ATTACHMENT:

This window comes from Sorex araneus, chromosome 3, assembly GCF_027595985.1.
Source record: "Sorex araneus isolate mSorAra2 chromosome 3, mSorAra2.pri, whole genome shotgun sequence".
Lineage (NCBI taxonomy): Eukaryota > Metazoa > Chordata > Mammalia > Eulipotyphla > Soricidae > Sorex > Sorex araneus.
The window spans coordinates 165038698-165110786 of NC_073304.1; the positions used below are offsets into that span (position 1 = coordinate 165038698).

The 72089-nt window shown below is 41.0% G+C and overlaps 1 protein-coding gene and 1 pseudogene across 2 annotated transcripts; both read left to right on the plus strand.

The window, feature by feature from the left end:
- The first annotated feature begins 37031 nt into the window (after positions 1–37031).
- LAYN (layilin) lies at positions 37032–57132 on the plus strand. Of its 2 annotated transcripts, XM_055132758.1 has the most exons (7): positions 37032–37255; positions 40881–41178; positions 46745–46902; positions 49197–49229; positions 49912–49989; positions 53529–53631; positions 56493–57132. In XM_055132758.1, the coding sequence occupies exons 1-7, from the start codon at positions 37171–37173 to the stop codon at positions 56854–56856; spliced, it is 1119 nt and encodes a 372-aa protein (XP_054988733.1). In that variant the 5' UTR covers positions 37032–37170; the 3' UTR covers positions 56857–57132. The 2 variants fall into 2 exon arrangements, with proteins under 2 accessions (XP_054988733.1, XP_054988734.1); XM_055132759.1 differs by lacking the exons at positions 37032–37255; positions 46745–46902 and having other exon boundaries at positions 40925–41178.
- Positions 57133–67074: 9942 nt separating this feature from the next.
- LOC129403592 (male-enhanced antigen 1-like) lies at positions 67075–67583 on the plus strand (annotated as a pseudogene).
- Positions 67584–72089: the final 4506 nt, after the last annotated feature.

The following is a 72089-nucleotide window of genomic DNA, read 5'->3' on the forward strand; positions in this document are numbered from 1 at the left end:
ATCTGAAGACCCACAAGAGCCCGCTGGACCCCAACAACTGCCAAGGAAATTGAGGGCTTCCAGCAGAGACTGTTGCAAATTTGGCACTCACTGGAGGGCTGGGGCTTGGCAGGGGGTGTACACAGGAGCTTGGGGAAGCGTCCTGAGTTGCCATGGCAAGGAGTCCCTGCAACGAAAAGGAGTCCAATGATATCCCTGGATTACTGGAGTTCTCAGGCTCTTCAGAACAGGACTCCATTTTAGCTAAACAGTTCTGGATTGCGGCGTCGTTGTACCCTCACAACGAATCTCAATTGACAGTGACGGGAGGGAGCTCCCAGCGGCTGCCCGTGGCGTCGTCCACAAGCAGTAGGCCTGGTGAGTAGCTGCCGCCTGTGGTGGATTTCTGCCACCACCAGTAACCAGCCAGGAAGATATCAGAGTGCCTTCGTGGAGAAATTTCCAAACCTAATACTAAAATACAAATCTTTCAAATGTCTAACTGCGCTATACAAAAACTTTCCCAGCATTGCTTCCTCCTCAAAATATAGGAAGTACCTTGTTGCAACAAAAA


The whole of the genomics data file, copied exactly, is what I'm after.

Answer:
This window comes from Sorex araneus, chromosome 3, assembly GCF_027595985.1.
Source record: "Sorex araneus isolate mSorAra2 chromosome 3, mSorAra2.pri, whole genome shotgun sequence".
Lineage (NCBI taxonomy): Eukaryota > Metazoa > Chordata > Mammalia > Eulipotyphla > Soricidae > Sorex > Sorex araneus.
The window spans coordinates 165038698-165110786 of NC_073304.1; the positions used below are offsets into that span (position 1 = coordinate 165038698).

The 72089-nt window shown below is 41.0% G+C and overlaps 1 protein-coding gene and 1 pseudogene across 2 annotated transcripts; both read left to right on the plus strand.

The window, feature by feature from the left end:
- The first annotated feature begins 37031 nt into the window (after positions 1–37031).
- LAYN (layilin) lies at positions 37032–57132 on the plus strand. Of its 2 annotated transcripts, XM_055132758.1 has the most exons (7): positions 37032–37255; positions 40881–41178; positions 46745–46902; positions 49197–49229; positions 49912–49989; positions 53529–53631; positions 56493–57132. In XM_055132758.1, the coding sequence occupies exons 1-7, from the start codon at positions 37171–37173 to the stop codon at positions 56854–56856; spliced, it is 1119 nt and encodes a 372-aa protein (XP_054988733.1). In that variant the 5' UTR covers positions 37032–37170; the 3' UTR covers positions 56857–57132. The 2 variants fall into 2 exon arrangements, with proteins under 2 accessions (XP_054988733.1, XP_054988734.1); XM_055132759.1 differs by lacking the exons at positions 37032–37255; positions 46745–46902 and having other exon boundaries at positions 40925–41178.
- Positions 57133–67074: 9942 nt separating this feature from the next.
- LOC129403592 (male-enhanced antigen 1-like) lies at positions 67075–67583 on the plus strand (annotated as a pseudogene).
- Positions 67584–72089: the final 4506 nt, after the last annotated feature.

The following is a 72089-nucleotide window of genomic DNA, read 5'->3' on the forward strand; positions in this document are numbered from 1 at the left end:
ATCTGAAGACCCACAAGAGCCCGCTGGACCCCAACAACTGCCAAGGAAATTGAGGGCTTCCAGCAGAGACTGTTGCAAATTTGGCACTCACTGGAGGGCTGGGGCTTGGCAGGGGGTGTACACAGGAGCTTGGGGAAGCGTCCTGAGTTGCCATGGCAAGGAGTCCCTGCAACGAAAAGGAGTCCAATGATATCCCTGGATTACTGGAGTTCTCAGGCTCTTCAGAACAGGACTCCATTTTAGCTAAACAGTTCTGGATTGCGGCGTCGTTGTACCCTCACAACGAATCTCAATTGACAGTGACGGGAGGGAGCTCCCAGCGGCTGCCCGTGGCGTCGTCCACAAGCAGTAGGCCTGGTGAGTAGCTGCCGCCTGTGGTGGATTTCTGCCACCACCAGTAACCAGCCAGGAAGATATCAGAGTGCCTTCGTGGAGAAATTTCCAAACCTAATACTAAAATACAAATCTTTCAAATGTCTAACTGCGCTATACAAAAACTTTCCCAGCATTGCTTCCTCCTCAAAATATAGGAAGTACCTTGTTGCAACAAAAA